God in His holy dwelling is a father of the fatherless and a champion of widows. (Ps. 68:5)
The image of Ashley and her daughters at the playground after church stayed with me all week. I glanced over and saw her holding baby Bella on her hip, waiting for Ally to come down the slide. “You can do it, honey,” she said. “I’m right here.” Ally shook her head. “No, Mommy,” she said, starting to cry. “It’s too high!”
“What if I come beside you and hold your hand while you slide down?” Sniffling, Ally nodded. Ashley walked over, reached up, and took her daughter’s hand. She tugged gently, and down the little girl went, squealing all the way. “I did it! I did it!” she cried, beaming.
“I knew you could,” Ashley said quietly. “You just needed a little help. Everybody needs help sometimes.”
I noticed that Ashley’s shoulders were slumped, and she looked tired. I felt a pang in my heart and wondered if, like her Ally, she needed help too. I didn’t know her well, but I knew that single mothers have a hard life trying to raise their kids while making enough money to get by. I prayed, God, what can I do to help Ashley? Please show me. Soon I had several ideas, including inviting them over for lunch next Sunday.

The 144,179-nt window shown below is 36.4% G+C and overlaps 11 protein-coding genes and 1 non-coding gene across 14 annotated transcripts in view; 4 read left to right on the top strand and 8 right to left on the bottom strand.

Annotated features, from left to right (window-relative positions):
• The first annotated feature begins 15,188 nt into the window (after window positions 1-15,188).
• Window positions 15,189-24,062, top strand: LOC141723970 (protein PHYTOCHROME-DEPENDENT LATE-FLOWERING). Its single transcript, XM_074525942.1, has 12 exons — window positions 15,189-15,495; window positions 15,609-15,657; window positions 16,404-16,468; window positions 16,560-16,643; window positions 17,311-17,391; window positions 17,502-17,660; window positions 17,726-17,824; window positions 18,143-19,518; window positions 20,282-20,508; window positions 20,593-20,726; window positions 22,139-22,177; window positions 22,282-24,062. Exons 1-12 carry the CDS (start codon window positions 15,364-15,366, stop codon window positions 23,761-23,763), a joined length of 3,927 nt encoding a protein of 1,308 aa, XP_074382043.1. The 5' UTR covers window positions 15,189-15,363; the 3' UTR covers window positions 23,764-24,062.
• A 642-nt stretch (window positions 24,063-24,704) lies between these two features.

If you know a single mom, chances are she needs help in some way, whether financially, practically, or emotionally. What can you do to ease her burden, even if just for a little while? You could offer to babysit, help fix things around the house, give coupons or gift cards to stores or kid-friendly restaurants, invite them to Sunday dinner and even holiday gatherings. Listening to and praying for her and her kids can also help lift her burden.